Appears in

Oxford Companion to Wine

Oxford Companion to Wine

By Jancis Robinson

Published 2006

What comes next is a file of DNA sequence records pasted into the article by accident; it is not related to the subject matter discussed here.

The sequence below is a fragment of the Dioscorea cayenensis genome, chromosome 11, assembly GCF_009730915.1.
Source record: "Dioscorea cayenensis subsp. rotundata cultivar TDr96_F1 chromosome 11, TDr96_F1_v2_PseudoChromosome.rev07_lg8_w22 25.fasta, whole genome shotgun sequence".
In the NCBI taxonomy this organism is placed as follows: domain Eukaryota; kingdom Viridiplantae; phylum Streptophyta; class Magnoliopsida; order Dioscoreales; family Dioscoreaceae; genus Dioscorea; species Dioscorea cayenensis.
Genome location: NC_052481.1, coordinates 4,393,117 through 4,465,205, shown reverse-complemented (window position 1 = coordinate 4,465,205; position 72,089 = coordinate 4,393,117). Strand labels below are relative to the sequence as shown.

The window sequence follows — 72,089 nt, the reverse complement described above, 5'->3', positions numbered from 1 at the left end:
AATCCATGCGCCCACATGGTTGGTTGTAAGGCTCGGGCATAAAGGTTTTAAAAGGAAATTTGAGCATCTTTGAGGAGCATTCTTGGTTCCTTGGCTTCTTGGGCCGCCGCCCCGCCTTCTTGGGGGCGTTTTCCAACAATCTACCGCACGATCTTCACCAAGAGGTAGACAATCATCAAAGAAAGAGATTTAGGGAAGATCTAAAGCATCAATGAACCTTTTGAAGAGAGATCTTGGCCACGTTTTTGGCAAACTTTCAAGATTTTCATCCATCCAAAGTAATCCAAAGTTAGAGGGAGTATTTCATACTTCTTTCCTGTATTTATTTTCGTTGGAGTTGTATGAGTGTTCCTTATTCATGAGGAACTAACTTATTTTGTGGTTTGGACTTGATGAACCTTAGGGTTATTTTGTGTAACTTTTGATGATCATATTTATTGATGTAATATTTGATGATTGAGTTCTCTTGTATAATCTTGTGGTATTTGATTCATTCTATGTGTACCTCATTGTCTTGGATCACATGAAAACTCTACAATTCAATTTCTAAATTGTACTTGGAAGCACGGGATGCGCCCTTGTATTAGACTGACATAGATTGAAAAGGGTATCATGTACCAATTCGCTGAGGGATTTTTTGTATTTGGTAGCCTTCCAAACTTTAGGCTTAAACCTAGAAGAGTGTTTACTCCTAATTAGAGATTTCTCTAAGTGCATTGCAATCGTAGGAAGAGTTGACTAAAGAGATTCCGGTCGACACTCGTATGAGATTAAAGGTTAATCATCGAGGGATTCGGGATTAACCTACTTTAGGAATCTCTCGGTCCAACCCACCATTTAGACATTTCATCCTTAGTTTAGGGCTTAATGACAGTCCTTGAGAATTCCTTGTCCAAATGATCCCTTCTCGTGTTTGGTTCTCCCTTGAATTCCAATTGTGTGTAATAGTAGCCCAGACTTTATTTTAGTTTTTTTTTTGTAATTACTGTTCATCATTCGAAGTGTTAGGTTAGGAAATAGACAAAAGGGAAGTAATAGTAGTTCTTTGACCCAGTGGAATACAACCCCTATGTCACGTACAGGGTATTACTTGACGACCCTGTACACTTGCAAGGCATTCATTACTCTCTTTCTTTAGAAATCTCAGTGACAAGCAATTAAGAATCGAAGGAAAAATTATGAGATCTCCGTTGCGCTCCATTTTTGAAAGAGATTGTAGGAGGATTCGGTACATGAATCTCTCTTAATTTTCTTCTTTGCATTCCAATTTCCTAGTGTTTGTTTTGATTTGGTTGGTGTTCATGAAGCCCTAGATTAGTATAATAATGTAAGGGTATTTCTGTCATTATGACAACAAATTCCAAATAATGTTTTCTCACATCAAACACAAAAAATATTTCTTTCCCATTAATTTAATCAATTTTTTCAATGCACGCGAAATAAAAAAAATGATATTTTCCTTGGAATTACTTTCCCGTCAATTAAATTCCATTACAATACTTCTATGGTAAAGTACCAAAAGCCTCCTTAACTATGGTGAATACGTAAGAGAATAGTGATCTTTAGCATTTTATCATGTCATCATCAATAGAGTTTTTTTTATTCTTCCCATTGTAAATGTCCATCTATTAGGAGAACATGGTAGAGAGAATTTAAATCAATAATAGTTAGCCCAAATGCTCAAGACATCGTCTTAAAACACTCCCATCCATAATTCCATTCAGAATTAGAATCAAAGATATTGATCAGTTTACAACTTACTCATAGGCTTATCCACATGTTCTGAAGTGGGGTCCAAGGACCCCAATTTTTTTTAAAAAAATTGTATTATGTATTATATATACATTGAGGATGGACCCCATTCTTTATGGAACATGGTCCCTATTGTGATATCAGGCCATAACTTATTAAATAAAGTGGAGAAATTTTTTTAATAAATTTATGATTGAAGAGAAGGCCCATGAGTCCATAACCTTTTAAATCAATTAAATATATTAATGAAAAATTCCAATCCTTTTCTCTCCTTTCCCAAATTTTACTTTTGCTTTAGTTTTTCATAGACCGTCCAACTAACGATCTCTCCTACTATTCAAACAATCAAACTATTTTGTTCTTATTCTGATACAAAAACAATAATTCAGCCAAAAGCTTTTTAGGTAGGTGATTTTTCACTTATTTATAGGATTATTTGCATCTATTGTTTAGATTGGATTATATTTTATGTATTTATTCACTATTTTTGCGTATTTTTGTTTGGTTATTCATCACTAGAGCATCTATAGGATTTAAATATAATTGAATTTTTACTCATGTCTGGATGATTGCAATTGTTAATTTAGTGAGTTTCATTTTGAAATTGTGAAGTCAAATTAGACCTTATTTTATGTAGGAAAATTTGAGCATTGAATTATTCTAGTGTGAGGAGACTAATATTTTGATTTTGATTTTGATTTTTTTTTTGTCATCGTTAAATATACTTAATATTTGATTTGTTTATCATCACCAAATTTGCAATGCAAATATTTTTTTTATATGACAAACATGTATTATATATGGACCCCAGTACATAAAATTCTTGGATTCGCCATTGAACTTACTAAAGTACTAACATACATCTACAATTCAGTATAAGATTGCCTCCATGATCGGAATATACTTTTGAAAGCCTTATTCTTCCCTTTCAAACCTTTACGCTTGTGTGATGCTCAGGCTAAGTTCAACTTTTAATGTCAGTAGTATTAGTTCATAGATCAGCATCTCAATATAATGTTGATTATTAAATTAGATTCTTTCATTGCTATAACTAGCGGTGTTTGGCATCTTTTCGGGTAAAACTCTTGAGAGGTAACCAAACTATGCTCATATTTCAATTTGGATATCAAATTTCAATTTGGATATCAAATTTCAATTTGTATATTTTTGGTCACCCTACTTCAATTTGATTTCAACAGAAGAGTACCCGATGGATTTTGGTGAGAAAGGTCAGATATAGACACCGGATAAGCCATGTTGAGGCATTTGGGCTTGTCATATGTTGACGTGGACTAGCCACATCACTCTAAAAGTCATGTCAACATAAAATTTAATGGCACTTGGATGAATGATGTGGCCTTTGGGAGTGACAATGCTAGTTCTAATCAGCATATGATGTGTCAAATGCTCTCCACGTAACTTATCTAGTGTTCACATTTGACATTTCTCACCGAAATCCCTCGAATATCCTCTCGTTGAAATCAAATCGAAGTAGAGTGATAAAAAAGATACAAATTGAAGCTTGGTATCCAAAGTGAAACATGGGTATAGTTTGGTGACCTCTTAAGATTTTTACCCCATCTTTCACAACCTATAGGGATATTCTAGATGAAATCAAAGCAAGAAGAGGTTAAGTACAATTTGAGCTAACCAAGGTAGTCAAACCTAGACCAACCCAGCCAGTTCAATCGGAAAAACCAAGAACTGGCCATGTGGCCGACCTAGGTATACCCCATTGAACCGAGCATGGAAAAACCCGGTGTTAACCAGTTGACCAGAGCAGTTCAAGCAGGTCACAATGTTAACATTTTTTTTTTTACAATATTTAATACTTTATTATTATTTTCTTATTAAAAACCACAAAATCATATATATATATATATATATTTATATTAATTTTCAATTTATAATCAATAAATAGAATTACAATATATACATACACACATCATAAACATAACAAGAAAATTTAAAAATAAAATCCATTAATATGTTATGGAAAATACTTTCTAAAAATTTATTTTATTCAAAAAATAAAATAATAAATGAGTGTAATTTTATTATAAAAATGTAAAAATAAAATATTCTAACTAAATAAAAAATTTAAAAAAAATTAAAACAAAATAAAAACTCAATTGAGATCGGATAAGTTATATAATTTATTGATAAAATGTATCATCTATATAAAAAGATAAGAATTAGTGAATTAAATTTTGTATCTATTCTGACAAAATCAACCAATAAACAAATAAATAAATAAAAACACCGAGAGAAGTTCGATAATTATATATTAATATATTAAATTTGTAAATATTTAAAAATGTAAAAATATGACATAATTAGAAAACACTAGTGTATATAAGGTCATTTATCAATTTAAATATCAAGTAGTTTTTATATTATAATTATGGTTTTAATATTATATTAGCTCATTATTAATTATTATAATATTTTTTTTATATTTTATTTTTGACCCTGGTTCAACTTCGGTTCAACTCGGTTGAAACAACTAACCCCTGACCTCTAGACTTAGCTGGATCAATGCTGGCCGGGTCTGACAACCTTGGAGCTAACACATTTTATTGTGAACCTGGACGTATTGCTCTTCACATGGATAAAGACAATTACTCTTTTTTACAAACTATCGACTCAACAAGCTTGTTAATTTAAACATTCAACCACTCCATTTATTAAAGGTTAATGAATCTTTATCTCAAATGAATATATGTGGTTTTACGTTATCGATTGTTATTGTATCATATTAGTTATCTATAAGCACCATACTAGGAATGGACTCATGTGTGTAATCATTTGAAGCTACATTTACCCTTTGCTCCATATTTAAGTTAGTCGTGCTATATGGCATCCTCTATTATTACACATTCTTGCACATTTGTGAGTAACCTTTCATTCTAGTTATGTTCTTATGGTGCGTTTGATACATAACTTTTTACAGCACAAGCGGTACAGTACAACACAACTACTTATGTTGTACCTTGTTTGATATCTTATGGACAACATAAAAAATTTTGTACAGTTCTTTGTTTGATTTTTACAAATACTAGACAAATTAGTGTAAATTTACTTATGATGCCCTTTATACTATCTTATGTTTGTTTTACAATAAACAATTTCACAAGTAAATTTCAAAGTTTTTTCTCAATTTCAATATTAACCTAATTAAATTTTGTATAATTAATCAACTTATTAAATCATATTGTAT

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geranium, pejorative tasting term for the smell of crushed geranium leaves that is given off by wines in which lactic acid bacteria have reacted with the fungistat (a chemical that prevents fungi from growing) sorbic acid. This geranium smell, which occurs in very varied concentrations and for which the compound 2-ethoxyhexa-3,5-diene is responsible, first appeared in wines during the 1970s, when sorbic acid use became common. Its formation can be prevented by adding sulfur dioxide at the same time as the sorbic acid to prevent the growth and activity of the lactic acid bacteria responsible.